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Billie Holiday
Billie Holiday statue by sculptor, James Early Reid on Pennsylvania Avenue in Baltimore City Photograph by Eli Pousson, April 5, 2018.

Honoring a prominent daughter of Baltimore during Black History Month would normally be cause for jubilation. However, the recent carnage on Capitol Hill resulting primarily from racist backlash against the second person of color in the White House in a dozen years, and the polarized, violent racial atmosphere permeating the country right now, makes Billie Holiday’s legacy a somber occasion in 2021.

Eighty-two years ago, Ms. Holiday released “Strange Fruit,” a highly controversial, graphic performance describing the horror of lynched, burned black bodies swaying from the boughs of Southern trees like a low hanging “strange and bitter crop” during an era when thousands of African Americans met this fate at the hands of racist white mobs. The little-known backstory regarding Strange Fruit, and Billie Holiday’s legacy is the reaction of official Washington to the song. Written by Abel Meeropol, a Jewish-American songwriter from The Bronx, Ms. Holiday made the recording in 1939 and it instigated a virulent reaction from the Federal government.

Billie Holiday secretly became a public enemy, considered by the FBI as a dangerous subversive, and a campaign was launched to discredit and silence her by exploiting her reputation as a dabbler in drugs. Harry Anslinger, the first head of the U.S. Bureau of Narcotics, hounded Ms. Holiday for performing “Strange Fruit,” taking advantage of his authority to harass her with threats of incarceration. In actual memos written by Anslinger at the time, he defined the song as “musical anarchy and evidence of a recurrence of the primitive impulses that lurk in black people.”

He said, “It sounded like the jungles in the dead of night, unbelievably ancient indecent rites of the East Indies are resurrected” in this music by ‘black’ people. Anslinger was further quoted as saying the lives of jazzmen “reek of filth.” His pursuit of Holiday practically became a personal vendetta considered to be a main cause of her spiraling into an addiction that would eventually claim her life.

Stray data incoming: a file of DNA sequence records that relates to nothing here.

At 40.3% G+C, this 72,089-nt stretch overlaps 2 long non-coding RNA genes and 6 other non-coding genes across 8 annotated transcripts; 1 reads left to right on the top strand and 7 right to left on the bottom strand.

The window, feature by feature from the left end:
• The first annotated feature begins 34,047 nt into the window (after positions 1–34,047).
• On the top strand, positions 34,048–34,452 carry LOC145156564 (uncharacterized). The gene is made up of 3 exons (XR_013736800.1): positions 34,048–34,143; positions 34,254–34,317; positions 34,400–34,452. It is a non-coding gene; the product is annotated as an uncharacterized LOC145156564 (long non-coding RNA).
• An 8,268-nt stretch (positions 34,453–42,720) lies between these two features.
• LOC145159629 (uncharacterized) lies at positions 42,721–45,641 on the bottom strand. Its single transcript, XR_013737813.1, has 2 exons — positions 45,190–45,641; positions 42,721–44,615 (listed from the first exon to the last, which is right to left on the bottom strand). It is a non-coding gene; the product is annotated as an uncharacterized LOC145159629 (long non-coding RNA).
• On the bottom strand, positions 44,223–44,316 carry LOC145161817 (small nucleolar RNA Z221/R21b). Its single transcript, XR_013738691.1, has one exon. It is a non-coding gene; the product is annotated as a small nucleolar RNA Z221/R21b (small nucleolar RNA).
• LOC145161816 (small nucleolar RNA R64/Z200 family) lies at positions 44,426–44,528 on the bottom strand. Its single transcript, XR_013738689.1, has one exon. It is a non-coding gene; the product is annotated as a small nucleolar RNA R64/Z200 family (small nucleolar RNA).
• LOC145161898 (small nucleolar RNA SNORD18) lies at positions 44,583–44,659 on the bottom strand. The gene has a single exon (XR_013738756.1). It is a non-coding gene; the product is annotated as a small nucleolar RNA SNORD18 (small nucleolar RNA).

Renowned director, Lee Daniels, of “The Butler” fame, has directed a soon-to-be-released Billie Holiday biopic entitled, Strange Fruit, debuting later this month on Hulu. It’s an African American history must-see. In the meantime, it is a must-hear to experience Ms. Holiday’s powerful, melancholy rendition of Strange Fruit at https://www.youtube.com/watch?v=Web007rzSOI&ab_channel=prokoman1. 

Meanwhile, back in the District, the racist mob that stormed Capitol Hill last month to ‘take back their country,’ had a hit list that apparently included influential African American congressional leaders, and their traitorous, aiding and abetting white ‘confederates,’ ostensibly with support from Republican legislators who had previously provided them surreptitious reconnaissance scouting of the Capitol’s interior layout under the guise of visitor tours.

It’s probably not a coincidence that during the Capitol Hill melee on January 6, 2021, threatening text messages were being received by a family member of fourth-in-succession behind speaker Pelosi in the Congressional leadership hierarchy, New York Rep. Hakim Jeffries, an African American and the Democratic Caucus’ Chairman.

The second in command of Capitol Hill Democrats, South Carolina’s African American Majority Whip, Rep. James Clyburn, was scratching his head on January 6 wondering how the insurrectionists knew the location of his discreetly tucked away 3rd floor Capitol Hill office. Rep. Clyburn also has an office on the first floor that he seldom uses, in a location that is easily visible and bears him name which the mob ignored. Hmm.

The historic connection between Billie Holiday’s Strange Fruit and the treasonous, Capitol Hill riot? For one, the functioning noose that insurrectionists took the time to construct on the Capitol grounds before they breached the building to hunt the “other” who were taking over their America, for the purpose of executing them.  Another parallel to the enraged white supremacist multitudes that defiled the Capitol in a murderous rage while attempting to thwart the government on the day when the peaceful transfer of presidential power was to take place, is that sans the location, this has happened before in the nation’s history, immediately following the Civil War.

Eerily similar to Donald Trump in politics and temperament, Trump’s declared hero, post-Civil War president, Andrew Jackson, bowing to pressure from rabidly racist Southern whites resentful of the North’s victory and the rapid ascent of former slaves into positions influence, authority and wealth, reneged on the U.S. government’s commitment to protect African Americans and pulled federal troops stationed in former Confederate states to enforce Reconstruction.

The result was the formation of the Ku Klux Klan, Jim Crow and a full century of African American lynching in America that according to the Smithsonian numbers 6500 between 1865 and the Civil Rights movement of 1960s. The racist seed America sowed after the Civil War is still bearing a strange fruit in the 21st century.

Regi Taylor is West Baltimore native. The married father of four is an artist, writer and media professional specializing in political history. Check out his meme gallery at https://www.humortimes.com/cartoons/dc-crap/.


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